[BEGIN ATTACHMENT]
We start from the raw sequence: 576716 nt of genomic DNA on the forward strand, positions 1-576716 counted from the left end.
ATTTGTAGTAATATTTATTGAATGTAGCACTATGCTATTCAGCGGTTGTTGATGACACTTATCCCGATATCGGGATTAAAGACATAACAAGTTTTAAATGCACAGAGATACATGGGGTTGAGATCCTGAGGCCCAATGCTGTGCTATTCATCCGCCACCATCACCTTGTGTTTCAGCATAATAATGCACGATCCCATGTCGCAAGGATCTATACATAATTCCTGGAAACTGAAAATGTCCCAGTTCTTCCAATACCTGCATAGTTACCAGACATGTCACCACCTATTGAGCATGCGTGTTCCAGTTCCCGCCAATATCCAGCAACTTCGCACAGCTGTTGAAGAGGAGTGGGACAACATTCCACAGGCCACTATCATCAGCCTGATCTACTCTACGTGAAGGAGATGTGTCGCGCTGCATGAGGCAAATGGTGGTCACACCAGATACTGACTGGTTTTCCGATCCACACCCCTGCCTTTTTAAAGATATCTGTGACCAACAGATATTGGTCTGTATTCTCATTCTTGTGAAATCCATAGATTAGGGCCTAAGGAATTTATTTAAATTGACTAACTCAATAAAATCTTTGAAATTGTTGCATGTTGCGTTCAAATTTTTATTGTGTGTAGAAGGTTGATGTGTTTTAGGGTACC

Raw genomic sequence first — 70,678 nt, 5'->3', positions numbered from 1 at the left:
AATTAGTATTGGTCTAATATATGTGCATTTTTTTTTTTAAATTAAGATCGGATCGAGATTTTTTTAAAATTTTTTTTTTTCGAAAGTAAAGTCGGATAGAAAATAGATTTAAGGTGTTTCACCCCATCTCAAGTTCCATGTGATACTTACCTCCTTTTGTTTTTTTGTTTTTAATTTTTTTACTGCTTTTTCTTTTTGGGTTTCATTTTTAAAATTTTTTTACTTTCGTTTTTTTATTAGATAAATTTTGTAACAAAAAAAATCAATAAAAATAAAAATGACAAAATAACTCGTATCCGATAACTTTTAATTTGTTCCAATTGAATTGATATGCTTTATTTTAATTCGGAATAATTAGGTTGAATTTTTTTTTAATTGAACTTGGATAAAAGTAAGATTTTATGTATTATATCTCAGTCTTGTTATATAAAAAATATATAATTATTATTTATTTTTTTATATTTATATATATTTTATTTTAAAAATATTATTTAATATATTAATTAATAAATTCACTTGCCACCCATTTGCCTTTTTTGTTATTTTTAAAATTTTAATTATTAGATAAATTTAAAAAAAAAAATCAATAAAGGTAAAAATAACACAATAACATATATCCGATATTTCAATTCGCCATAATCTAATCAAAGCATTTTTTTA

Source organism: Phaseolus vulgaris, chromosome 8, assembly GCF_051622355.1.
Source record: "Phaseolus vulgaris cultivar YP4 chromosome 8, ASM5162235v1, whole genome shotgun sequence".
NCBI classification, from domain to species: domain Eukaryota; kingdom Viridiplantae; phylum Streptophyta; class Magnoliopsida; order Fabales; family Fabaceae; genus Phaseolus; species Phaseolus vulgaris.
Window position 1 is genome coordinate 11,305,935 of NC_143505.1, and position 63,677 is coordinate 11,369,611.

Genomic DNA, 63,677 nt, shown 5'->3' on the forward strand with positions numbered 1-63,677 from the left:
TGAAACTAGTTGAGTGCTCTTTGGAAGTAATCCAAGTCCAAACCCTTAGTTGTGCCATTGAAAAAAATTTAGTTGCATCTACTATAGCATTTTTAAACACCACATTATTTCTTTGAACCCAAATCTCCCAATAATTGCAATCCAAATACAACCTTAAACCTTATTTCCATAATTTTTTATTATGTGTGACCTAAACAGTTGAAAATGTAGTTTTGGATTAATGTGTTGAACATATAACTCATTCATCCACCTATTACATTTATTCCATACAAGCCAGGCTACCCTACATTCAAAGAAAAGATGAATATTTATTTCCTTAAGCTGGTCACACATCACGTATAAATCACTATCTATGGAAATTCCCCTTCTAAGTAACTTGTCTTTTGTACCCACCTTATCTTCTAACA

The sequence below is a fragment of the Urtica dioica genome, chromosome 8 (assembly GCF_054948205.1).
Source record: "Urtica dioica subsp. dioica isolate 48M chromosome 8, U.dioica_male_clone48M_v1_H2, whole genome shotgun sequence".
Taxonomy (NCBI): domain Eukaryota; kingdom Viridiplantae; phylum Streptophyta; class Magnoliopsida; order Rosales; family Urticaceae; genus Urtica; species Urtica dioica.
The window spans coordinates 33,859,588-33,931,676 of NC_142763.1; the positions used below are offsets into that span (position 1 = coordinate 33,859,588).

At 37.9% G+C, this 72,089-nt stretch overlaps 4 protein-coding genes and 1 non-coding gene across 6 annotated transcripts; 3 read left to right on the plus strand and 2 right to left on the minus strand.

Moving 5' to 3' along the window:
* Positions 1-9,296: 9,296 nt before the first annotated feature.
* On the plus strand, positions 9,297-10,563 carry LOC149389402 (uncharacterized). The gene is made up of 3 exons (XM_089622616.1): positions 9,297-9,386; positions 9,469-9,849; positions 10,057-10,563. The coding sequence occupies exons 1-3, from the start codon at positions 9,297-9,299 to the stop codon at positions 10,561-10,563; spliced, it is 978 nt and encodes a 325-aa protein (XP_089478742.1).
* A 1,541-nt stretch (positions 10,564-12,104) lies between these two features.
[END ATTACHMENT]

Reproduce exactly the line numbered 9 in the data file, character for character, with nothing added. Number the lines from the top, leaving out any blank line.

Genomic DNA, 63,677 nt, shown 5'->3' on the forward strand with positions numbered 1-63,677 from the left: